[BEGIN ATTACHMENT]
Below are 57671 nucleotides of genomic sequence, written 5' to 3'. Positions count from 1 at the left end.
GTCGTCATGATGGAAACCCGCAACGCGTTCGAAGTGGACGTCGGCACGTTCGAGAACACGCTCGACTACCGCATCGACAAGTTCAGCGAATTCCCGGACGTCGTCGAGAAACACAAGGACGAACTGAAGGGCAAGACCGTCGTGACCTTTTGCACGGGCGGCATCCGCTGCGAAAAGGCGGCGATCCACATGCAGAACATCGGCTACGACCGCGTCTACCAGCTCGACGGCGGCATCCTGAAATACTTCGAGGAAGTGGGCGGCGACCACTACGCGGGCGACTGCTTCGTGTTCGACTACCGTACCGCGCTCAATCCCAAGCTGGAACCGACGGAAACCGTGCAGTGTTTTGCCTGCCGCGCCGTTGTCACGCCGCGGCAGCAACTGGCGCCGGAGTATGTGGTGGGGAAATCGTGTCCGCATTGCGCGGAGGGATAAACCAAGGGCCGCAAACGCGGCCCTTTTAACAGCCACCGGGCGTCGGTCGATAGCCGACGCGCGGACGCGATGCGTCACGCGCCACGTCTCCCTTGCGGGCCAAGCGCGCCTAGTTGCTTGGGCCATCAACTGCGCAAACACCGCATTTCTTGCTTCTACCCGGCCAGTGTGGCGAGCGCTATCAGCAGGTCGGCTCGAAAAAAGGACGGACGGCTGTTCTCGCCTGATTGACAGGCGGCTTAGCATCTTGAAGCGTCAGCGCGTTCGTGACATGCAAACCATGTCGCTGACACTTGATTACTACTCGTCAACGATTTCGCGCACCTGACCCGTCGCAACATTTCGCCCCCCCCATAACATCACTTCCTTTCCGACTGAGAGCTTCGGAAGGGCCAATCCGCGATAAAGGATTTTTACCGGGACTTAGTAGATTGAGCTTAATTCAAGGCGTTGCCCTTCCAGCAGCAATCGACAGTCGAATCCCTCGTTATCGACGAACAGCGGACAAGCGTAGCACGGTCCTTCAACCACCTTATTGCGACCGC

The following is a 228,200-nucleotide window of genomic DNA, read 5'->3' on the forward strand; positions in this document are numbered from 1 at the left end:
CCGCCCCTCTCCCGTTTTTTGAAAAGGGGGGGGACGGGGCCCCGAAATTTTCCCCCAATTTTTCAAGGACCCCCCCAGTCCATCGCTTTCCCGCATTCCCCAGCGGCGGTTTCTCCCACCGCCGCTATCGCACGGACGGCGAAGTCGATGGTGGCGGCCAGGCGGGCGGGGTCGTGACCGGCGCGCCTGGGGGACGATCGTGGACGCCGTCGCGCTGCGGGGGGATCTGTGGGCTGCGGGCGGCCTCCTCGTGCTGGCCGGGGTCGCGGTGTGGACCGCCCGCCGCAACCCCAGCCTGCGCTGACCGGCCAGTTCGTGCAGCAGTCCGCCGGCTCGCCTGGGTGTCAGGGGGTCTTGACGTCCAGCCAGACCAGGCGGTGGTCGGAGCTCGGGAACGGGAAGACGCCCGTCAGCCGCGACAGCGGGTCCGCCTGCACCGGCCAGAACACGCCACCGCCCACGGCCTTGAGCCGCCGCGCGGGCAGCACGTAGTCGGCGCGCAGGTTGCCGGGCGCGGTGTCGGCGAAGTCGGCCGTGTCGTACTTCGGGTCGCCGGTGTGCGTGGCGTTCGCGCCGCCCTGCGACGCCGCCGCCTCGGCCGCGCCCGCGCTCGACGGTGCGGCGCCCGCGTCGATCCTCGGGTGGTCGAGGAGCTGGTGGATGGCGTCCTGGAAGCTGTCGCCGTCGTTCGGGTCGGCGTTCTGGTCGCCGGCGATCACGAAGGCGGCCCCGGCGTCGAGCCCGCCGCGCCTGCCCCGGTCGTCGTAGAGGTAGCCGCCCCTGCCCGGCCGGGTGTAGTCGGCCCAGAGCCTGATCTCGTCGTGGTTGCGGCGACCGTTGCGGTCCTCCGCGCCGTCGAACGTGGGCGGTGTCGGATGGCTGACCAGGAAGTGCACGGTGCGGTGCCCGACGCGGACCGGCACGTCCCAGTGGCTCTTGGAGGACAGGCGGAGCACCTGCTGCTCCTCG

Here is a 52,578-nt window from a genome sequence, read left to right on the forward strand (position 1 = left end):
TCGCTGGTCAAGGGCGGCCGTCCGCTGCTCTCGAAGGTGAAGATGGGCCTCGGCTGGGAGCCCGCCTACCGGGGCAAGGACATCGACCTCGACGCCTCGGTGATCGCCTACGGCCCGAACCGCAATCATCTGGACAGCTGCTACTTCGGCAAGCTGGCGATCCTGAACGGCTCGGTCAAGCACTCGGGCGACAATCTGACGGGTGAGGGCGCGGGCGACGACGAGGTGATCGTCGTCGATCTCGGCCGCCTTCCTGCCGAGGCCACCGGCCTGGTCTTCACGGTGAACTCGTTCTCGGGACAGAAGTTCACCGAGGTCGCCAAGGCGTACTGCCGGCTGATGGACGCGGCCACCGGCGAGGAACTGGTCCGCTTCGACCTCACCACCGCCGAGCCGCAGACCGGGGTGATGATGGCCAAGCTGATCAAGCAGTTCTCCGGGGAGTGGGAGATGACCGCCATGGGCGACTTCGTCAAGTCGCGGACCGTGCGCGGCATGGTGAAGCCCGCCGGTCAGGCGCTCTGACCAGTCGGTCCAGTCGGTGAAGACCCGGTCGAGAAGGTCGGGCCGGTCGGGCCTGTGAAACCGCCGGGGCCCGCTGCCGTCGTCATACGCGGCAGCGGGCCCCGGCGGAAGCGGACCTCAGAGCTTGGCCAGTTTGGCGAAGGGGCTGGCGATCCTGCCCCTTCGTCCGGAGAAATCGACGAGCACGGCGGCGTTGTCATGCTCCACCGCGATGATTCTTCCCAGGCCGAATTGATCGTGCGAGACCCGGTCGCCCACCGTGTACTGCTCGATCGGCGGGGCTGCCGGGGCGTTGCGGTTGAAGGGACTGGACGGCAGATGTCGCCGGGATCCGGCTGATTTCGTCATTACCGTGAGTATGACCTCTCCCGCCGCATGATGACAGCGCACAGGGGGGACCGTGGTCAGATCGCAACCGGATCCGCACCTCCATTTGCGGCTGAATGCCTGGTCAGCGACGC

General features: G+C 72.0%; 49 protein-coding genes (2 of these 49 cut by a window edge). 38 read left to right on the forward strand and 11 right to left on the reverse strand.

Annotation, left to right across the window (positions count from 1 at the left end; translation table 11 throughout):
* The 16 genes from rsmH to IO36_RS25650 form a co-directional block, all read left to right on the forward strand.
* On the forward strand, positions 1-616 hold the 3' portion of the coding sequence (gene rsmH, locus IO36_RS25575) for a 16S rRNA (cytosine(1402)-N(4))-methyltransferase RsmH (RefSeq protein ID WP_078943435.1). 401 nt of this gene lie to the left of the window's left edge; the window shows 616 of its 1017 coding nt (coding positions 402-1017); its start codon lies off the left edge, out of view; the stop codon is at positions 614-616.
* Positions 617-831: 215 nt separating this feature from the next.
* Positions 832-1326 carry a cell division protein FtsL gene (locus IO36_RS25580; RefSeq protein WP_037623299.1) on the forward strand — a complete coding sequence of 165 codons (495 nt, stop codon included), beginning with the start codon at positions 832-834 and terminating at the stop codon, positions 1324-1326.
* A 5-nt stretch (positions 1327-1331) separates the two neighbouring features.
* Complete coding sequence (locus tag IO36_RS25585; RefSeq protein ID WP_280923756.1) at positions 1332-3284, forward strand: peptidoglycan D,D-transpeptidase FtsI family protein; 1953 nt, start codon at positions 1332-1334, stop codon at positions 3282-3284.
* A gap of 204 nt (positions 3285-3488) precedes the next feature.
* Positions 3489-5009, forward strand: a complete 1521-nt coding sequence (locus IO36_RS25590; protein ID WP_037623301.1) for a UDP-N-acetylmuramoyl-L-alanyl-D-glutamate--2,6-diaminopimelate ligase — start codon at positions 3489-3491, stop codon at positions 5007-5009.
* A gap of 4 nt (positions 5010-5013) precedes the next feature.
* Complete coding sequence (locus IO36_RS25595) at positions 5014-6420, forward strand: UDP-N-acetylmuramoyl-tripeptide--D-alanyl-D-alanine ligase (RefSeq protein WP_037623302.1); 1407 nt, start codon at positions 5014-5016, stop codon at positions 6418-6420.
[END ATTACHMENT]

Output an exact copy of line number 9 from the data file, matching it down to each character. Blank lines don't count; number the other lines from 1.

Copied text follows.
* The 16 genes from rsmH to IO36_RS25650 form a co-directional block, all read left to right on the forward strand.